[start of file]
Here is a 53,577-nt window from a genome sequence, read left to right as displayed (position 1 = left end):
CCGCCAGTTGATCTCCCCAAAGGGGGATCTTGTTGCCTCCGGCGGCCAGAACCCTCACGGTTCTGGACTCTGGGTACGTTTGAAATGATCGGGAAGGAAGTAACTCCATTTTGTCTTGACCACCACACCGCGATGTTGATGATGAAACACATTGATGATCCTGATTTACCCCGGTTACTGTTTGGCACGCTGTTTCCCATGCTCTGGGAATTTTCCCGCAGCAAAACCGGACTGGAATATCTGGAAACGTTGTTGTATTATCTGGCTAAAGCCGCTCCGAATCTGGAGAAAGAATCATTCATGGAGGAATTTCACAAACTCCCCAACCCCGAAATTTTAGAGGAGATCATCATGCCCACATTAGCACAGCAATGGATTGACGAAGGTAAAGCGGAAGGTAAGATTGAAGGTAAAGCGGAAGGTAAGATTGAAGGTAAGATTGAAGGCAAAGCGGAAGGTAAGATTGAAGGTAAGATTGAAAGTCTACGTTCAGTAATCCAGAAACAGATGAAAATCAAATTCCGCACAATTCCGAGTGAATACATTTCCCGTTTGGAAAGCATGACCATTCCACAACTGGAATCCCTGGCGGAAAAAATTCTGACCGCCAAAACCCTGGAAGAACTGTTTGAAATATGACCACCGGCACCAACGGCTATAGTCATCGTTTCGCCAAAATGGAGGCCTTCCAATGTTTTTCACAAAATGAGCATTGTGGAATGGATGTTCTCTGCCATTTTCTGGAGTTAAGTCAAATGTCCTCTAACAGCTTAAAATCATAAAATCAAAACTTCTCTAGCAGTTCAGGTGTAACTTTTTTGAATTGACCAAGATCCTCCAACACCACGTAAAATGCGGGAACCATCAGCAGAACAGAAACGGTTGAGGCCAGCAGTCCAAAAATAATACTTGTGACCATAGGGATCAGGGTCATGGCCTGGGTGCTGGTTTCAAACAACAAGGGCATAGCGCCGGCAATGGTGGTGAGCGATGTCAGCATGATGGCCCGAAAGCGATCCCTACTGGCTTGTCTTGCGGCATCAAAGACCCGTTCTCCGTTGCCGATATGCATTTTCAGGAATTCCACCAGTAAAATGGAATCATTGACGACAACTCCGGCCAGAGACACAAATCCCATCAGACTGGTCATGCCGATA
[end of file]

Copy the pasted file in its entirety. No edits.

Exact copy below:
Here is a 53,577-nt window from a genome sequence, read left to right as displayed (position 1 = left end):
CCGCCAGTTGATCTCCCCAAAGGGGGATCTTGTTGCCTCCGGCGGCCAGAACCCTCACGGTTCTGGACTCTGGGTACGTTTGAAATGATCGGGAAGGAAGTAACTCCATTTTGTCTTGACCACCACACCGCGATGTTGATGATGAAACACATTGATGATCCTGATTTACCCCGGTTACTGTTTGGCACGCTGTTTCCCATGCTCTGGGAATTTTCCCGCAGCAAAACCGGACTGGAATATCTGGAAACGTTGTTGTATTATCTGGCTAAAGCCGCTCCGAATCTGGAGAAAGAATCATTCATGGAGGAATTTCACAAACTCCCCAACCCCGAAATTTTAGAGGAGATCATCATGCCCACATTAGCACAGCAATGGATTGACGAAGGTAAAGCGGAAGGTAAGATTGAAGGTAAAGCGGAAGGTAAGATTGAAGGTAAGATTGAAGGCAAAGCGGAAGGTAAGATTGAAGGTAAGATTGAAAGTCTACGTTCAGTAATCCAGAAACAGATGAAAATCAAATTCCGCACAATTCCGAGTGAATACATTTCCCGTTTGGAAAGCATGACCATTCCACAACTGGAATCCCTGGCGGAAAAAATTCTGACCGCCAAAACCCTGGAAGAACTGTTTGAAATATGACCACCGGCACCAACGGCTATAGTCATCGTTTCGCCAAAATGGAGGCCTTCCAATGTTTTTCACAAAATGAGCATTGTGGAATGGATGTTCTCTGCCATTTTCTGGAGTTAAGTCAAATGTCCTCTAACAGCTTAAAATCATAAAATCAAAACTTCTCTAGCAGTTCAGGTGTAACTTTTTTGAATTGACCAAGATCCTCCAACACCACGTAAAATGCGGGAACCATCAGCAGAACAGAAACGGTTGAGGCCAGCAGTCCAAAAATAATACTTGTGACCATAGGGATCAGGGTCATGGCCTGGGTGCTGGTTTCAAACAACAAGGGCATAGCGCCGGCAATGGTGGTGAGCGATGTCAGCATGATGGCCCGAAAGCGATCCCTACTGGCTTGTCTTGCGGCATCAAAGACCCGTTCTCCGTTGCCGATATGCATTTTCAGGAATTCCACCAGTAAAATGGAATCATTGACGACAACTCCGGCCAGAGACACAAATCCCATCAGACTGGTCATGCCGATA